America’s energy policy is about to change – big league.

Unlike President Obama – who prioritized energy regulations and handouts as part of an incentive system to curb global warming – President-elect Donald Trump says he will focus instead on making America energy independent.

How significantly U.S. energy policies will change remains to be seen. But several campaign promises provide a roadmap:

  • Trump has said he will roll back regulations that damage the coal industry. That could mean ignoring Obama’s carefully negotiated Paris climate accord and tearing up his controversial Clean Power Plan, both of which dramatically restrict U.S. carbon emissions.
  • Trump stated the U.S. has enough oil to last 285 years. It is “there for the taking,” he said. That could mean opening up areas currently off limits to offshore oil drilling, including the Pacific, Atlantic and parts of Alaska. 
  • Trump told voters the U.S. has enough natural gas reserves to “power America’s energy needs for the next 110 years.” He supports natural gas fracking on federal lands, something Obama did not.
  • Unlike Obama, who was pressured by environmental allies to oppose most fossil fuel projects, Trump supports both the North Dakota Access and Keystone XL pipelines.   
  • On wind and solar, Trump said, “I’m all for alternative forms of energy” but also called it “just an expensive way to make tree huggers feel good about themselves.” While it is unlikely renewables will receive the favored status they did under Obama, Trump seems more likely to remain neutral on that front. 

In the alternative energy industry, companies are hoping Trump sees the economic benefit.

“We would just like the Trump administration to understand that wind is big. It's of scale, it's cost competitive, it's clean and renewable,” said Steve Lockhart, of TCI Composites, a wind turbine blade manufacturer in Iowa. “The wind industry employs 88,000 people today, 21,000 in the manufacturing sector, over 500 factories in forty-three states, so there is tremendous employment that is generated from this industry.”

Ten states now get more than 30 percent of their electricity from renewables, making it unlikely Trump would try to interfere in their power generation. States also have taken the lead by requiring utilities to get an increasing amount of their power from renewables, including Texas, where Energy Secretary nominee Rick Perry encouraged wind energy.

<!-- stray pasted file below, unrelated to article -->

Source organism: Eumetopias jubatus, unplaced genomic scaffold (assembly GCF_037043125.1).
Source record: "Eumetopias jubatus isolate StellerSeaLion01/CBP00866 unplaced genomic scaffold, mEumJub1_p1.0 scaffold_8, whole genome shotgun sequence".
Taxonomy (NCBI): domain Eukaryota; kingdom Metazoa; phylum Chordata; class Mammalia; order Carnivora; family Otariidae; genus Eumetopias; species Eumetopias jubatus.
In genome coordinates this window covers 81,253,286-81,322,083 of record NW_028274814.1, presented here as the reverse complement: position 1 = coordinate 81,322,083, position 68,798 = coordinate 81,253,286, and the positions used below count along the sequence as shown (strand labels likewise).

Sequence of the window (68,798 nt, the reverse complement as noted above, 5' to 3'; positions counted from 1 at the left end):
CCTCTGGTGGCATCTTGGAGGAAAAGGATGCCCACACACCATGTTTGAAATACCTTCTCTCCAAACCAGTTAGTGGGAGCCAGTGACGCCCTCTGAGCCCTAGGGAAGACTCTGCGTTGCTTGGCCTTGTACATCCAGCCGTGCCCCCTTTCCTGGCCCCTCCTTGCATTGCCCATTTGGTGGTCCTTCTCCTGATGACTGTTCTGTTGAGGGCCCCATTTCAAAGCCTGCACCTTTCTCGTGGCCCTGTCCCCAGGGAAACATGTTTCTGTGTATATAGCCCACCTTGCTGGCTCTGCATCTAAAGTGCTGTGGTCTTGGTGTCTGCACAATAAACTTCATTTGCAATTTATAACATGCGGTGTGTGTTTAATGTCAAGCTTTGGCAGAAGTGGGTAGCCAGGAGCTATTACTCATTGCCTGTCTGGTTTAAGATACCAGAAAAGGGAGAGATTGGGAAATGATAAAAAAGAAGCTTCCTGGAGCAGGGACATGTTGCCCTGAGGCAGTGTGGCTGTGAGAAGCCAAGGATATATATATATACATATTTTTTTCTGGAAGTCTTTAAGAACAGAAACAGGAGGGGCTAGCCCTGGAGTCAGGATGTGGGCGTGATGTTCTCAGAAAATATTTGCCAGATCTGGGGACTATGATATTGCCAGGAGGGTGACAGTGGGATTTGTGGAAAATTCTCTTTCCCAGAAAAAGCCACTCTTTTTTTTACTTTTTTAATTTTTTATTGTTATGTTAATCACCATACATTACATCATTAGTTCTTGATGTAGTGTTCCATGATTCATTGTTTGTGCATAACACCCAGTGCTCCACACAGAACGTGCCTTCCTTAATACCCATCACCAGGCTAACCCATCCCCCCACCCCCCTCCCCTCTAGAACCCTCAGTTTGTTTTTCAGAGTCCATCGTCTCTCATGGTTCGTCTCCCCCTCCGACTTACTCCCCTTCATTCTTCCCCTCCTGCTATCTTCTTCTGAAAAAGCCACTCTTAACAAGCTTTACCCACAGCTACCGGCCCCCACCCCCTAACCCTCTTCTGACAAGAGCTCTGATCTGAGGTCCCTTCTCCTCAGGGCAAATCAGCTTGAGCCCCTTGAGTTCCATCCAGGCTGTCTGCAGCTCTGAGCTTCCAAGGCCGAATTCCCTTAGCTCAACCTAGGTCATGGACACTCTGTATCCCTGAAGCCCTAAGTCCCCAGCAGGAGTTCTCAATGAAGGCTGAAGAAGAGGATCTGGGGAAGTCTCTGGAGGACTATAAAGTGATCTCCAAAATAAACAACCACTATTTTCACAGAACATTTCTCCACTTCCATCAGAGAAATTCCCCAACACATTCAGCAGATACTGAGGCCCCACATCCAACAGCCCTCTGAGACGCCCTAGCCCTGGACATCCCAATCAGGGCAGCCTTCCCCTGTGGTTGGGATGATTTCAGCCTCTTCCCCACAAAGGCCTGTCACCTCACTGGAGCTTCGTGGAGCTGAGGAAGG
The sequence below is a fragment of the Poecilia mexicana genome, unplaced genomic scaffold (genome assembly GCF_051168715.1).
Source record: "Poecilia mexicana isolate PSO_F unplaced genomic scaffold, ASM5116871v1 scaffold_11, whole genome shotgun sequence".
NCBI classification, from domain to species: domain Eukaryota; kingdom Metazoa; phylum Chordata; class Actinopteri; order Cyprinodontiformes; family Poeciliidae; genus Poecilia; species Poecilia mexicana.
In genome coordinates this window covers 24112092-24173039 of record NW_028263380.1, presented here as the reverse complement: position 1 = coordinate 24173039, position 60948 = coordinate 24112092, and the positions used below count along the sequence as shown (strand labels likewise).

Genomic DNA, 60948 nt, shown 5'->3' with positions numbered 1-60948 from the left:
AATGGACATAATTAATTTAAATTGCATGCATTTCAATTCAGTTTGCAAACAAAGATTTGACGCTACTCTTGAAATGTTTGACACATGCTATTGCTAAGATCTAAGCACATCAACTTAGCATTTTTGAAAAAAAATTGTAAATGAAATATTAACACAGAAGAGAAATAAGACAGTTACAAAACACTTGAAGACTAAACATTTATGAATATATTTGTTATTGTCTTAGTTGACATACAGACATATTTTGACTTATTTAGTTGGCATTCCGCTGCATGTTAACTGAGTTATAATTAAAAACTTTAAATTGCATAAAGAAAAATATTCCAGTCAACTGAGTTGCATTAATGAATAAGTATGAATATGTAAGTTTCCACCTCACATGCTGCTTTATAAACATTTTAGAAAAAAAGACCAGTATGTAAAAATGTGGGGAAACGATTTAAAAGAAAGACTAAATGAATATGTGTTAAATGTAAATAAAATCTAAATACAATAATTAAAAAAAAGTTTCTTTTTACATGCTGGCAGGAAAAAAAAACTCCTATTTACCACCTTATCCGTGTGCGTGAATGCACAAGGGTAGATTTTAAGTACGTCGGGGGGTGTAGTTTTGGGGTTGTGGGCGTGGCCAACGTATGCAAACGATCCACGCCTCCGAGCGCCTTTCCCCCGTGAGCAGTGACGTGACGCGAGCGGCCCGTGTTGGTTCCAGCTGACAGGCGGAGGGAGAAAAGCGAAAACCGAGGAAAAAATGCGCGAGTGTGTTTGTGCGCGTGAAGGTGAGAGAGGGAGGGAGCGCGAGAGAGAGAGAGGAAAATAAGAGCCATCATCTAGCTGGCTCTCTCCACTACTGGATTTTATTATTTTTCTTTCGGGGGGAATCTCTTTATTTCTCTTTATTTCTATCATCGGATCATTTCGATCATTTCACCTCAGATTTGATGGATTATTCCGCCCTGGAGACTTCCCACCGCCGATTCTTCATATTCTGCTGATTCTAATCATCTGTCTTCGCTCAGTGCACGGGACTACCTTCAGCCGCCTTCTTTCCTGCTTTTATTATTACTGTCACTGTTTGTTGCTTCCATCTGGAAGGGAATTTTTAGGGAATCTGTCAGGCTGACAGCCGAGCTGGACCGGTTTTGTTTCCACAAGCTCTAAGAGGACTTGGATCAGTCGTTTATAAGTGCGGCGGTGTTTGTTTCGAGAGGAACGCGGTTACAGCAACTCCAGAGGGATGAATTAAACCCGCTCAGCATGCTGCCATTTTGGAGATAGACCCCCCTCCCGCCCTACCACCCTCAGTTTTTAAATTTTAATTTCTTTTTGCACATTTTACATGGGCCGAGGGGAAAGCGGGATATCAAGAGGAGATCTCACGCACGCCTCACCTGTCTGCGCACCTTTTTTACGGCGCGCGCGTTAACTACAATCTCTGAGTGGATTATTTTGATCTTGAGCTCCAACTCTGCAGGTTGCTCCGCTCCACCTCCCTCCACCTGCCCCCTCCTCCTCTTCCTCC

Rob Bishop, R-Utah, chairman of the House Natural Resources Committee, says it will be up to Trump to help rewrite America’s energy blueprint – in part, he hopes, by opening up federal lands to more development. Trump also will have to fight or negotiate with Democrats and the environmental lobby to navigate changes in the Endangered Species Act and National Environmental Protection Act to allow for more drilling.

“I am excited and I am nervous at the same time because it's not going to be as easy as some people think,” Bishop said.

One of the more difficult efforts will be reviving the coal industry as Trump has pledged. Coal towns in key states like Pennsylvania and Ohio came out big for the president-elect. The problem is not only have many utilities moved on -- signing long-term energy contracts with new providers – but coal is losing market share to natural gas, which is cleaner and cheaper.

Nevertheless, in the small mining town of Hotchkiss, Colo., people are hopeful.

“It is not just the coal itself, it is the downstream value to our economy, to our people to our community,” said Mayor Wendell Koontz.

Koontz used to work at the Oxbow mine. It closed earlier this year along with another nearby site. Koontz saw 1,200 coal jobs disappear in one year, leaving dozens of businesses in the town of 900 empty.

Eight years ago, coal provided half of America’s electricity. Today, it is 31 percent and falling.

Asked if this trend is market-driven or tied to politics, Mike Ludlow, president of Oxbow mining, said: “The shut-down of a lot of coal plants and the loss of market is due to regulation that restricted emissions from coal fired plants.”

Surveying what’s left of the huge mine, he said, “It is a combination of that and cheap natural gas.”